The Threat of Debating

English: "Debate and Oratory". Image...
Image via Wikipedia
This picture is a rare treat from Zemanta, the software I use that helps me make these posts look (supposedly) more professional. But in the end usually the images and links suggested are not appropriate, or I just don't like them.

But this one is quite good. Here we see the perfect image of the debating subject.

He's confidence, convicted, almost enraged. Overcertain of himself and his position. He's literally standing on literature. And in his hand is the one page of preparation he's done for this debate. We encounter him at a point where the preparation is no longer needed, it's crumpled in his hand - passion, reason, the truth, certainty - have taken over. His opponent is doomed to defeat.

Debate is a threatening apparition.

But this model is not real, nor is it ever really what transpires in the best debating. It's a model that is attractive to a lot of people because it displays the things that are most attractive to us: Holding power, domination, forcing our will upon others, in short - getting what we want.

But what is it that we want? Debate is threatening, but if directed in another way, the threat is turned toward who wants.

Here is a koan from the zen tradition. Well not really a koan but I think it could work well as one. I think it provides a better model of the debating subject than our friend up there.

The monkey is reaching
For the moon in the water.
Until death overtakes him
He'll never give up.
If he'd let go the branch and
Disappear in the deep pool,
The whole world would shine
With dazzling pureness.
 I like this poem a lot. Just like the man in the image, the monkey is reaching for the reflection of the moon on the surface of the water. Like the debater, he reaches for something that is just an effect of forces beyond his comprehension.

Dissapearing in the pool - the substance that makes the reflection of the moon possible - is a better alternative. Why? This is no more a literal disappearance than the moon is a literal moon. To replace one with the other would accomplish nothing.  Hakuin is trying to get us to think about the relationship we have to desire and to the material world around us. Most of the things we want are either not really there, or we can't attain them the way that we think we can.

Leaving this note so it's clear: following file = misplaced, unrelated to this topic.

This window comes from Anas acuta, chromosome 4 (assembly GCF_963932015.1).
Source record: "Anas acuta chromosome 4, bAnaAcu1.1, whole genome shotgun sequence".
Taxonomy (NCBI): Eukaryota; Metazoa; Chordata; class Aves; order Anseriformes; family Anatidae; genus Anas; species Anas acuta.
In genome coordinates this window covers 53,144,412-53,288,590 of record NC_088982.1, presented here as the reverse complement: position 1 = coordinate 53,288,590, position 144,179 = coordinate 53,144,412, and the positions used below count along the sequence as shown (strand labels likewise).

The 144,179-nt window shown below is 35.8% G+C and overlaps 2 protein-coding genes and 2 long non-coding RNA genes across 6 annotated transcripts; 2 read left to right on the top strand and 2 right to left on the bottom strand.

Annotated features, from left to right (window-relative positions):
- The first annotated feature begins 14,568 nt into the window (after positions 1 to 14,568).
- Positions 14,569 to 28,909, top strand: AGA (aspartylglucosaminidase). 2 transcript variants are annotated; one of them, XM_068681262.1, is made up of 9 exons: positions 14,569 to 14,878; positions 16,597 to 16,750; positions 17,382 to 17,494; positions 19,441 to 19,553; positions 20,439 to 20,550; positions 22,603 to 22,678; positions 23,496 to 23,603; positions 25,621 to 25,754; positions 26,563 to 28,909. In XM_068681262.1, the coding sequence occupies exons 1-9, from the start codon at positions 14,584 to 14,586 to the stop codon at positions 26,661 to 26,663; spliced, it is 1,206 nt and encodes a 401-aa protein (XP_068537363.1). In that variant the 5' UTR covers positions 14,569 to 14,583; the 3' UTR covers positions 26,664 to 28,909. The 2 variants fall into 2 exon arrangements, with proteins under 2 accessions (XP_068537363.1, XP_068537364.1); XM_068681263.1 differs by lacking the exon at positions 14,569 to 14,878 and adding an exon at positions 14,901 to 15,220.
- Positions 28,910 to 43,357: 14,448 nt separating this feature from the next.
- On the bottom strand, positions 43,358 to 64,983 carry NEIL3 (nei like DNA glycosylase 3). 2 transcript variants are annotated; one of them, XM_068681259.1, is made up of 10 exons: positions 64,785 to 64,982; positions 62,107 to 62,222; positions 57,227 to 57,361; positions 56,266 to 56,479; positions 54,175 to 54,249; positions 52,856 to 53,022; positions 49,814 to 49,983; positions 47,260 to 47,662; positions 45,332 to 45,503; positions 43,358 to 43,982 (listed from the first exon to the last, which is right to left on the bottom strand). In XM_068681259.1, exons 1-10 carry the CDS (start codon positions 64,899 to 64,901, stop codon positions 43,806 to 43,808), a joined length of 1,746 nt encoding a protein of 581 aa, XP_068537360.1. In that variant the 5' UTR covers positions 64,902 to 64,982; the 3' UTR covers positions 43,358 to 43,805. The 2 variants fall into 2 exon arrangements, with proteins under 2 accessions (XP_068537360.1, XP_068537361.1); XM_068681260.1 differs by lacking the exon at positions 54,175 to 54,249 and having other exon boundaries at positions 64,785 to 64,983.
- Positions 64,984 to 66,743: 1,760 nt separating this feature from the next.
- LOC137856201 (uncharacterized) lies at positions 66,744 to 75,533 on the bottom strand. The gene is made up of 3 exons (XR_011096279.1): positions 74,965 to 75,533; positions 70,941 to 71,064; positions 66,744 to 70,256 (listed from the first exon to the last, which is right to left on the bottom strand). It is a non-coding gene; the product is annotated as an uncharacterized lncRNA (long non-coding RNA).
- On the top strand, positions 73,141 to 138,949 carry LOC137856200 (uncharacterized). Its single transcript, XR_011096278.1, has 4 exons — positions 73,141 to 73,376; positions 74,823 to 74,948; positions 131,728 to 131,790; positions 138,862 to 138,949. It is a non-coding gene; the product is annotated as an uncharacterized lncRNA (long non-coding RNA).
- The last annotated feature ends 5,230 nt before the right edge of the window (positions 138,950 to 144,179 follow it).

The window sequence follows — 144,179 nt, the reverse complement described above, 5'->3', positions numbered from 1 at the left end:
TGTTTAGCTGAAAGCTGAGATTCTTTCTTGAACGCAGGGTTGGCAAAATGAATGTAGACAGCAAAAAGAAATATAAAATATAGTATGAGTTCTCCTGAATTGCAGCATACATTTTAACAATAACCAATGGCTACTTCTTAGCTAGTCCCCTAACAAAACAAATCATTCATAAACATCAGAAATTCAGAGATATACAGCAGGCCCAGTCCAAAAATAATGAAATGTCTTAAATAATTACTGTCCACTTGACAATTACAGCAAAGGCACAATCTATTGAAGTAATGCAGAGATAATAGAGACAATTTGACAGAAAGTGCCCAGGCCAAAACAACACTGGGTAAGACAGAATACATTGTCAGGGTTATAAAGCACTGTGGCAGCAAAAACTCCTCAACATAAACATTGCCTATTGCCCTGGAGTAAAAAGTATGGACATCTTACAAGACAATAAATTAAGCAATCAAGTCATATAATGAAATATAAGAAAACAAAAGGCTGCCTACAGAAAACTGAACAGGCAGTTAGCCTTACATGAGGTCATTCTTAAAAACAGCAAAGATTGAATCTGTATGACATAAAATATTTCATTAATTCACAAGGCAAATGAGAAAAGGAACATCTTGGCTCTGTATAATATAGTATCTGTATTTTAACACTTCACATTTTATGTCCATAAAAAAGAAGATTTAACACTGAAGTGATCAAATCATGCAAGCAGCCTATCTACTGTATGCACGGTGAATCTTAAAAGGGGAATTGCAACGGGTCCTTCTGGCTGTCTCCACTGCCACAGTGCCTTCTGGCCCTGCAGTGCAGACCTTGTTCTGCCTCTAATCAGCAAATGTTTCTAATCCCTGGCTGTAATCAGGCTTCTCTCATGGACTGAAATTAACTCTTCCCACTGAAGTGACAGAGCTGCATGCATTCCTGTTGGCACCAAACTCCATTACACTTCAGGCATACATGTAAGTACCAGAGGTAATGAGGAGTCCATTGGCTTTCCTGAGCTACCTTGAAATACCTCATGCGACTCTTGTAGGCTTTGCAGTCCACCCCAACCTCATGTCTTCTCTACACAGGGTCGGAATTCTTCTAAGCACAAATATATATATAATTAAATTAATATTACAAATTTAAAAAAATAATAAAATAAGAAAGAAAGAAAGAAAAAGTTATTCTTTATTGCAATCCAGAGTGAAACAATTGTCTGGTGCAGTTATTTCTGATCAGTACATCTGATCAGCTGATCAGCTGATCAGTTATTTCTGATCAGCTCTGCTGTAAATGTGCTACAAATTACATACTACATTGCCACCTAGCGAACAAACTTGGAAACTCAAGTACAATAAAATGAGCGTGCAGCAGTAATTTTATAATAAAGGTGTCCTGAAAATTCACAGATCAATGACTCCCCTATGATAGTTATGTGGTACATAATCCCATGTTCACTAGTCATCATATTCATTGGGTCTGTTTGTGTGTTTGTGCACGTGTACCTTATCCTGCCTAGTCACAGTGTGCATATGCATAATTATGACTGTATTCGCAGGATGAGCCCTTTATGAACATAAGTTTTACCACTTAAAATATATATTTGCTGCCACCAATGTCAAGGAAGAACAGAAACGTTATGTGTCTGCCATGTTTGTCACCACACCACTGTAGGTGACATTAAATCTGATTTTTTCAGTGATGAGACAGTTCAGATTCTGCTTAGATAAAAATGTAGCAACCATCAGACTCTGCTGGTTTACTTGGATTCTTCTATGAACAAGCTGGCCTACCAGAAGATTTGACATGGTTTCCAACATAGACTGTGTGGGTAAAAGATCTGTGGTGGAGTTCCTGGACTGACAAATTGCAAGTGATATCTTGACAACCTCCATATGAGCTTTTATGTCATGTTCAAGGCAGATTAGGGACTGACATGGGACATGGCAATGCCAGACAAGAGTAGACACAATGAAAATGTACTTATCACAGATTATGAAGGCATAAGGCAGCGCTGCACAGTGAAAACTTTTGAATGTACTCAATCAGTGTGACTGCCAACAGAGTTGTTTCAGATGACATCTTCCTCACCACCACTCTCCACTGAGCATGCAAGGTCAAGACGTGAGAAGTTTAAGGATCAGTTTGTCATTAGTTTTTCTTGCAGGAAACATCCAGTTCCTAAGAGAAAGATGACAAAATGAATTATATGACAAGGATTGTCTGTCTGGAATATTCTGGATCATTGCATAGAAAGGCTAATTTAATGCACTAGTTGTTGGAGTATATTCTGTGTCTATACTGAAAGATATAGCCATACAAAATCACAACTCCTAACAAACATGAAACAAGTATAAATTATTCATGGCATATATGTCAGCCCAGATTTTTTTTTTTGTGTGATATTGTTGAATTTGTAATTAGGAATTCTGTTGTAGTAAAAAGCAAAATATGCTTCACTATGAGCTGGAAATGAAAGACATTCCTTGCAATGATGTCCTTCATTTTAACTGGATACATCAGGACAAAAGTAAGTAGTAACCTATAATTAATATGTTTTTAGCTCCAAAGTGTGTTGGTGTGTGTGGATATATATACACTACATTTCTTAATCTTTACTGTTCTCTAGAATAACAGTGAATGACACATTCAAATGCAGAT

Grasping at the image without awareness of how that image is coming to you is what we do all the time. I am guilty of it, and so are you. The trick is to be aware of it - and Hakuin's solution is for us to realize that we are all immersed in it already - just let go, stop trying to grasp things, and attend to immersion.

This poem has a lot of application to teaching debate. The point of debating for the student should (and does whether you want it to or not) clash with the point of debating for the teacher. The student wants to win and grabs for the image of victory. The teacher knows (or should know) that any attempt to grab it will fail. The debate teacher knows that the whole universe glitters like the moon in the water once the student grasps the water and not the image the water supports.

The stakes are of course, much higher than that. The poem suggests that the image of the moon haunts the monkey until death. This is the same with victory - it will haunt the student until they die if they can't connect with the substance. Debate's only contribution to our lives it it's ability to let us see, just for a bit, the constructed and arbitrary nature of human identity. In terms of the poem, the self is also a reflection in the water that we grasp at, hoping to achieve.

The biggest challenge facing the debate director is that of the power of narrative. The subject is under direct assault by the decisions rendered in a debate. Debate threatens the coherence of the narrative of the self. And just like beings immersed in fluid who move quickly away from alien substances dropped on a slide, we move quickly away from words that could unravel our concept of self.

The student wants to add the narrative of "debater" to their story, but only considers that part a tale of victory. But nike is not arete. Debate only offers arete. It only offers the continual making and remaking of the self as an excellent being. Of course, this doesn't happen in tournaments, but tournaments are a place where we can call attention to the limited potential we have of grasping the moon in the water. Instead of trying to grab excellence as a thing, we should realize that becoming consubstantial with that thing is the only way such excellence could be apprehended.

Look at the image again. The debater; the moon on the water. Do you reach for this image? Or do you reach for what allows this image such sway over our lives? Is the image of the powerful debater attractive like the moon at night? Or does everything glow with that rhetorical potential? Do you seek wins or victory? Your reflection is right there.
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